Readers will find here what could be called a descriptive and analytical narrative, a narrative that intensifies my life in the process of putting it on paper. This writing has had what you might call a restorative function on my life. By the time I came to finish this work I felt a strong need for an even greater restoration of my psyche. This was in 1992-93. There is no doubt that my writing, my art, has shaped my experience, lending it style and direction. Life in turn informs this art giving it variety, giving it a granite base. I have also used other genres to tell my story: diary, letters, essays, poems, fiction, photographs, notebooks and memorabilia. They can be found in other places, none of which are yet available in published, in some available, form. Together, all the genres, all the writing, several million words in all, paint the story of a life, a life that is far from over, far-light years-from perfection, but in many ways typical of the thousands of lives, of people who have pioneered in the three epochs that are the backdrop for this account.

And the act of writing is, as one writer put it, "a high, this writing thing, a kind of drug, and once you experience it nothing else is ever the same." "Ordinary life," that writer went on, "seems like a prison sentence in comparison to the freedom of writing" That puts it a little strongly but I agree with the general sentiment. But however one characterizes writing it is difficult to grasp the mystery of its origins. As Freud once wrote, "Before the problem of the artist analysis must alas lay down its arms."

Part 2:

My story is unique. The story of the experience of each pioneer is unique. Under the guidance of the trustee of that global undertaking set in motion nearly a century and a half ago, men, women, children and adolescents have scattered across the planet to its most remote corners. Few write their accounts, their experiences, their journey and try to tell of its pulse, its rhythm, its crises and victories. Whether from humility and a feeling that writing autobiography is somehow an inappropriate exercise, perhaps too self-centred; whether from a lack of interest in writing or the simple inability to convey experience in a written form; whether from the tedium of the everyday and its routines and responsibilities which come to occupy so much of their time; whether from the responsibilities and demands of life or simply the battles which pioneers inevitably face in their path of service: most of the stories never get told. This is one that I hope will make it. One of the things that attracted me to writing autobiography and that keeps me interested in it is the diversity of perspectives that exists within it as a field, as a discipline. Once I realized it was not just about writing your life from go to woe, that the discipline of autobiography had a rich theoretical and intellectual base, a base that I found fascinating, I was airborne. As I complete this first edition, I have just started to fly or, to put it even more accurately in a metaphorical sense, I feel I have started taking flying lessons for a future in the sky.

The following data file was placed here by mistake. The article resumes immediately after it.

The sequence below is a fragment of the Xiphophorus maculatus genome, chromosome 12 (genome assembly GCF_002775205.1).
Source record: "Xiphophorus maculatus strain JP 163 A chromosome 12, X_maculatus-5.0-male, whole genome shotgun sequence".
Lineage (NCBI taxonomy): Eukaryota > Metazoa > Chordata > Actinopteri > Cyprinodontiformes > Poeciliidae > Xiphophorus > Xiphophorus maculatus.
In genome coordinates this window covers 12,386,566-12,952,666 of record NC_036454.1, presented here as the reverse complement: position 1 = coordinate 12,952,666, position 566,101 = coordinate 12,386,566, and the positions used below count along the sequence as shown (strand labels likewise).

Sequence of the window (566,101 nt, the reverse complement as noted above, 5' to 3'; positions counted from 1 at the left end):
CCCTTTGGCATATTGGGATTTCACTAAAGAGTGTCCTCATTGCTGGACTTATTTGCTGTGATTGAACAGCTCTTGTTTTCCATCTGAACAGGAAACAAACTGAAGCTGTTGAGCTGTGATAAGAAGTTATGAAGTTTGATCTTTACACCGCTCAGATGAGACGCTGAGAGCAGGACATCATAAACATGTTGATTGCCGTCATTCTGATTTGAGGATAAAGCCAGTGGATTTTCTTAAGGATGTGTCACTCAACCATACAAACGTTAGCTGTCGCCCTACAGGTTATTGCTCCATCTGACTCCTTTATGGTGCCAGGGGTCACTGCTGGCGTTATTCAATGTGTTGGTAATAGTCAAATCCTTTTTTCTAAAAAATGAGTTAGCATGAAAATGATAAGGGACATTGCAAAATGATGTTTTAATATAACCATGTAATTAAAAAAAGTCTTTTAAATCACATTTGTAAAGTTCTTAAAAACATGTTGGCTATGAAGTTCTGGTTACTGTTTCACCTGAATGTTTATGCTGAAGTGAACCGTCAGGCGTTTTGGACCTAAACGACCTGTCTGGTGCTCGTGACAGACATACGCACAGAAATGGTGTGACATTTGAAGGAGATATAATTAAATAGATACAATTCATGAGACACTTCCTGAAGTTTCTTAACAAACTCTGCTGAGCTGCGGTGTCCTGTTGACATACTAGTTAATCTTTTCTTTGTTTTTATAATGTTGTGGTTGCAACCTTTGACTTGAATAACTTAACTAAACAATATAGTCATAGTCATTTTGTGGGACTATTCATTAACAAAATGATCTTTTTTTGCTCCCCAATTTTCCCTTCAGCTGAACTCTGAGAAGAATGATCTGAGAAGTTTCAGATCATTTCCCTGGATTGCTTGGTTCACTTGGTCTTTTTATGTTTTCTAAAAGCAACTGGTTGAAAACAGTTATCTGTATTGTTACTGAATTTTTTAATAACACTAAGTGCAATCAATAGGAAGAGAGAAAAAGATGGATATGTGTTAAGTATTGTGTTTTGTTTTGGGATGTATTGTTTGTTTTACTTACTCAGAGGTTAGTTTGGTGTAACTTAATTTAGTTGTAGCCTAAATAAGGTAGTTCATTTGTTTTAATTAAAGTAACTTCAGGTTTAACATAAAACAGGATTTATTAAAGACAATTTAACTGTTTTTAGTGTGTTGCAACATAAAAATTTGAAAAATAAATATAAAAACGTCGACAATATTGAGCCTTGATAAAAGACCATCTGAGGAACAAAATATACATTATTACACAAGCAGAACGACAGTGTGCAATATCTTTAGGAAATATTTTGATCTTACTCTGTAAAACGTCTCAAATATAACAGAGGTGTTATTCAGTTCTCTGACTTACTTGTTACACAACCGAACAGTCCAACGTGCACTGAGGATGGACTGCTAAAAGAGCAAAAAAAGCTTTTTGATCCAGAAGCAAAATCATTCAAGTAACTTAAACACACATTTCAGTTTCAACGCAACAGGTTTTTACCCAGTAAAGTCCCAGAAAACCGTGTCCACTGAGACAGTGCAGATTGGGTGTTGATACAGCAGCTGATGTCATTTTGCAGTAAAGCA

For many years I thought it would be better to keep this story under wraps, keep it from seeing the light of day. Perhaps, I thought, it would be better published posthumously, if it was to be published at all. Alternatively, it could be kept in some local spiritual assembly or national spiritual assembly archive and retrieved by some scholar or archivist as a curiosity, a sample of a work written in the darkest heart of an age of transition. This may be, in fact, what eventuates. As I completed the first edition, it was difficult to know what would become of this document. But I liked to think, as the French scholar Jacques Derrida reminded us, that archives are as much about the future as the past. If what I wrote here was to be about the future, as Derrida suggested, if it was to be useful to some group of human beings at a future time, then that future Baha’i archive or internet site would have to be an active corpus linked to original documents, organically connected with original stories like mine.

Part 3: